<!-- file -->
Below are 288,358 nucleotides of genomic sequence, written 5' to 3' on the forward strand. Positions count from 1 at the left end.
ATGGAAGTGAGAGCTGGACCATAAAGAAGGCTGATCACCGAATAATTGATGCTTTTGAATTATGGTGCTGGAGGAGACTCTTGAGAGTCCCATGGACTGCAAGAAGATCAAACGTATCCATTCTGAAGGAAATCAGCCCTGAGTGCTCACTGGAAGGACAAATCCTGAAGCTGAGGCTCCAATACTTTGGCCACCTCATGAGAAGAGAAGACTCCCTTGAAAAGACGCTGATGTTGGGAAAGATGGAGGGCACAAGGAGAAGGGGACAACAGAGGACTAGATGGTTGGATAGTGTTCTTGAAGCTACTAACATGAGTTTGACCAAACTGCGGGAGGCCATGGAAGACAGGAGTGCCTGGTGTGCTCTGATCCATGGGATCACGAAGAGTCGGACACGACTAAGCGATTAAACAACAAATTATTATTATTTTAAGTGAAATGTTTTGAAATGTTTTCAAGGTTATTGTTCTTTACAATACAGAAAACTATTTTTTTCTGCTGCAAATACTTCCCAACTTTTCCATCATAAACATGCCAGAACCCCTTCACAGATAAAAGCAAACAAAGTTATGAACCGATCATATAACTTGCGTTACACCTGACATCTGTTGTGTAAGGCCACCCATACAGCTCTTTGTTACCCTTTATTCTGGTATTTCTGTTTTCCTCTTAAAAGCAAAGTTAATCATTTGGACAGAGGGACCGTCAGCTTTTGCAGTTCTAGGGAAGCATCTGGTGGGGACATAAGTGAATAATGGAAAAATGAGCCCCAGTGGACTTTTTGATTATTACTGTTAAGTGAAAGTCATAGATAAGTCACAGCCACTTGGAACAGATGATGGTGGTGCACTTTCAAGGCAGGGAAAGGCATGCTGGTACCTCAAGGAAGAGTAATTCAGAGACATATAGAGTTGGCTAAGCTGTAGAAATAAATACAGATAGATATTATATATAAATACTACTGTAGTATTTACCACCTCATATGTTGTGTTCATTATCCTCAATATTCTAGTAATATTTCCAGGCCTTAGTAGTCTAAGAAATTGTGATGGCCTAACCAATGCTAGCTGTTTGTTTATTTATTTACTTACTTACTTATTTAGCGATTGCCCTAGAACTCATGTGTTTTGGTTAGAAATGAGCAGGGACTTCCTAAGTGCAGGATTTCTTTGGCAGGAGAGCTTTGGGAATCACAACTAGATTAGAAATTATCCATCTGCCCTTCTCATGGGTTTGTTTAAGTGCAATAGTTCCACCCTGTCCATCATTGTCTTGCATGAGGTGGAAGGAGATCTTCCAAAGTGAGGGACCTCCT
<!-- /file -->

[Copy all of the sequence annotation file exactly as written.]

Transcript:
Below are 288,358 nucleotides of genomic sequence, written 5' to 3' on the forward strand. Positions count from 1 at the left end.
ATGGAAGTGAGAGCTGGACCATAAAGAAGGCTGATCACCGAATAATTGATGCTTTTGAATTATGGTGCTGGAGGAGACTCTTGAGAGTCCCATGGACTGCAAGAAGATCAAACGTATCCATTCTGAAGGAAATCAGCCCTGAGTGCTCACTGGAAGGACAAATCCTGAAGCTGAGGCTCCAATACTTTGGCCACCTCATGAGAAGAGAAGACTCCCTTGAAAAGACGCTGATGTTGGGAAAGATGGAGGGCACAAGGAGAAGGGGACAACAGAGGACTAGATGGTTGGATAGTGTTCTTGAAGCTACTAACATGAGTTTGACCAAACTGCGGGAGGCCATGGAAGACAGGAGTGCCTGGTGTGCTCTGATCCATGGGATCACGAAGAGTCGGACACGACTAAGCGATTAAACAACAAATTATTATTATTTTAAGTGAAATGTTTTGAAATGTTTTCAAGGTTATTGTTCTTTACAATACAGAAAACTATTTTTTTCTGCTGCAAATACTTCCCAACTTTTCCATCATAAACATGCCAGAACCCCTTCACAGATAAAAGCAAACAAAGTTATGAACCGATCATATAACTTGCGTTACACCTGACATCTGTTGTGTAAGGCCACCCATACAGCTCTTTGTTACCCTTTATTCTGGTATTTCTGTTTTCCTCTTAAAAGCAAAGTTAATCATTTGGACAGAGGGACCGTCAGCTTTTGCAGTTCTAGGGAAGCATCTGGTGGGGACATAAGTGAATAATGGAAAAATGAGCCCCAGTGGACTTTTTGATTATTACTGTTAAGTGAAAGTCATAGATAAGTCACAGCCACTTGGAACAGATGATGGTGGTGCACTTTCAAGGCAGGGAAAGGCATGCTGGTACCTCAAGGAAGAGTAATTCAGAGACATATAGAGTTGGCTAAGCTGTAGAAATAAATACAGATAGATATTATATATAAATACTACTGTAGTATTTACCACCTCATATGTTGTGTTCATTATCCTCAATATTCTAGTAATATTTCCAGGCCTTAGTAGTCTAAGAAATTGTGATGGCCTAACCAATGCTAGCTGTTTGTTTATTTATTTACTTACTTACTTATTTAGCGATTGCCCTAGAACTCATGTGTTTTGGTTAGAAATGAGCAGGGACTTCCTAAGTGCAGGATTTCTTTGGCAGGAGAGCTTTGGGAATCACAACTAGATTAGAAATTATCCATCTGCCCTTCTCATGGGTTTGTTTAAGTGCAATAGTTCCACCCTGTCCATCATTGTCTTGCATGAGGTGGAAGGAGATCTTCCAAAGTGAGGGACCTCCT